Happy New Year!
2015 must have been a busy year for construction lawyers and professionals involved in adjudication matters.
Over 465 adjudication applications were lodged with the Singapore Mediation Centre and a total 15 decisions were issued by the Supreme Court. (One Court of Appeal decision; Two AR decisions and Thirteen judgments by Honourable Judges. If you wish to have a listing of the decisions, please email me)
In one of the High Court judgments, Aik Heng Contracts and Services Pte Ltd v Deshin Engineering & Construction Pte Ltd  SGHC 293 in which I was the counsel for the Respondents – the Court re-iterated that adjudicators do not need to hear a respondent on any matter that the respondent ought to have put in a valid payment response but had failed to do so. However, an adjudicator must hear a respondent on any submission relating to patent errors on the documents or calculations or submissions of the claimant. “patent” or “manifest” errors are errors which are “obviously capable of affecting the outcome of the determination and “admit no difference of opinion”.
This observation is a timely reminder of the importance of a timely and proper payment response to a payment claim. Failure to issue a valid payment response will disentitle a respondent from challenging the merits of the claim and to raise any set-offs or counterclaims. This would conceivably result in the respondent facing an adjudication determination for the entire sum claimed by the claimant even in situations where the respondent has a valid set-off or counterclaim.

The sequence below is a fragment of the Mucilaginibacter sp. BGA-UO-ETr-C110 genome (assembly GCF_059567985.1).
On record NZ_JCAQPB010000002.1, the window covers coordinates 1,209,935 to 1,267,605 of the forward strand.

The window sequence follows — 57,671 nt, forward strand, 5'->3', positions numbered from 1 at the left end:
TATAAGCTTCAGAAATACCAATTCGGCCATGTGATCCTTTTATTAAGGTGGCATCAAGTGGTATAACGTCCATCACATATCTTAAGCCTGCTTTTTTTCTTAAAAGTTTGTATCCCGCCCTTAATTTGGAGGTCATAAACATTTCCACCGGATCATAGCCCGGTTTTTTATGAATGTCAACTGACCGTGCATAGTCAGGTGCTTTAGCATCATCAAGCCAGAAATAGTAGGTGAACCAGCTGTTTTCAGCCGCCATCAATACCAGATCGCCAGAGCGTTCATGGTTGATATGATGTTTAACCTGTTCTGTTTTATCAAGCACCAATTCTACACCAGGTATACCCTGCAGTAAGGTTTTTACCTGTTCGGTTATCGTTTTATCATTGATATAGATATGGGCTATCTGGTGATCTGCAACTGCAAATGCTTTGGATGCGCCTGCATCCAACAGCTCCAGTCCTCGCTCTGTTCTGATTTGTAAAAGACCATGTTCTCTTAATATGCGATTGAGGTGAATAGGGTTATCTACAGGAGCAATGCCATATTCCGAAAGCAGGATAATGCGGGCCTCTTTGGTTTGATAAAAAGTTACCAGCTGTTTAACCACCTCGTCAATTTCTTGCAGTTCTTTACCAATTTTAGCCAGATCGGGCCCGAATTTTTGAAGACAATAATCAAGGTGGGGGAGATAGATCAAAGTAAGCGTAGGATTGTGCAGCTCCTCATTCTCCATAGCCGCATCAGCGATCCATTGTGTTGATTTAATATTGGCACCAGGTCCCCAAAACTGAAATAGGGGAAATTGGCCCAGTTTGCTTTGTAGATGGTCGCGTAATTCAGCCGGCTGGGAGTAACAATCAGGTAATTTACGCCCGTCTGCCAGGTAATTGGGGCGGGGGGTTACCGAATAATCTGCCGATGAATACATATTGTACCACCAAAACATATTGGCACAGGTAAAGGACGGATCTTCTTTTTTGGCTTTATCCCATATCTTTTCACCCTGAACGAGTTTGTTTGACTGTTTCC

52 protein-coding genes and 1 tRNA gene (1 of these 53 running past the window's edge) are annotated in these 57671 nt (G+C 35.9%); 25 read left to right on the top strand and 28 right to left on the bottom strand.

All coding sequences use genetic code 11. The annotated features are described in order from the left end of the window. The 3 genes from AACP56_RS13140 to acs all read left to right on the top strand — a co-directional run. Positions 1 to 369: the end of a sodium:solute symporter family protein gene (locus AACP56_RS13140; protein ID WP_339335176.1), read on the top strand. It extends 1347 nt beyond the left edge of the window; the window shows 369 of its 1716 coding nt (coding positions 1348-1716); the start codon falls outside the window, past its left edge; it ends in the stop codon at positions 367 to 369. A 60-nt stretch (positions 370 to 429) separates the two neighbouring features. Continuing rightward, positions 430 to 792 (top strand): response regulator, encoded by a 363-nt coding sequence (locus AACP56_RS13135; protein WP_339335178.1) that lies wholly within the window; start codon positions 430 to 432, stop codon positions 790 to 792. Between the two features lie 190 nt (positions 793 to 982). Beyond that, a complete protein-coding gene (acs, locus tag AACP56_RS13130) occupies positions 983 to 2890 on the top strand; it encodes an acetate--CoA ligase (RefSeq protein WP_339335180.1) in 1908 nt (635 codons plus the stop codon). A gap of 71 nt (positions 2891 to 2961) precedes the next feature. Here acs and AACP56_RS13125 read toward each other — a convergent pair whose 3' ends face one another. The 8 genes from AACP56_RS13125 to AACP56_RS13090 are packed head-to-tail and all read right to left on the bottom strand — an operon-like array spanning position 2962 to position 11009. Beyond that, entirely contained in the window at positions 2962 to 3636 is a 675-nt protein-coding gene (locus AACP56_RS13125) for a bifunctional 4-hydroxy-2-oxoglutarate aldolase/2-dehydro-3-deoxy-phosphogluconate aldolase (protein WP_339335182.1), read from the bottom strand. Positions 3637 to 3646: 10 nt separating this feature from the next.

Another interesting decision was the case of Thian Sung Construction Pte Ltd v International Elements Pte Ltd  SGHC 319. It was held by the Court that a contractor who had assigned its “present and future trade debts” to a bank as security for credit facilities would still be entitled to seek recourse under the SOP Act as this right was not assignable. However, the contractor may not be entitled to enforce the adjudication determination since it had assigned all of its debts. Fortunately, this did not affect the claimant in this case since the bank had re-assigned the debts before the service of the payment claim.
It is common practice for banks to request for an assignment of trade debts and progress payments as security for project financing facilities offered to contractors. Contractors who have undertaken such arrangements should be aware that this may have an adverse impact on the contractors’ rights to enforce an adjudication determination.
Tan Joo Seng
3 January 2016
This section of my website contains summaries and commentaries of judgments and other developments relevant to infrastructure, construction, engineering and construction law. Hence the name, ICE LAW.
ICE LAW is provided for information only. It should not be relied on or taken as legal advice.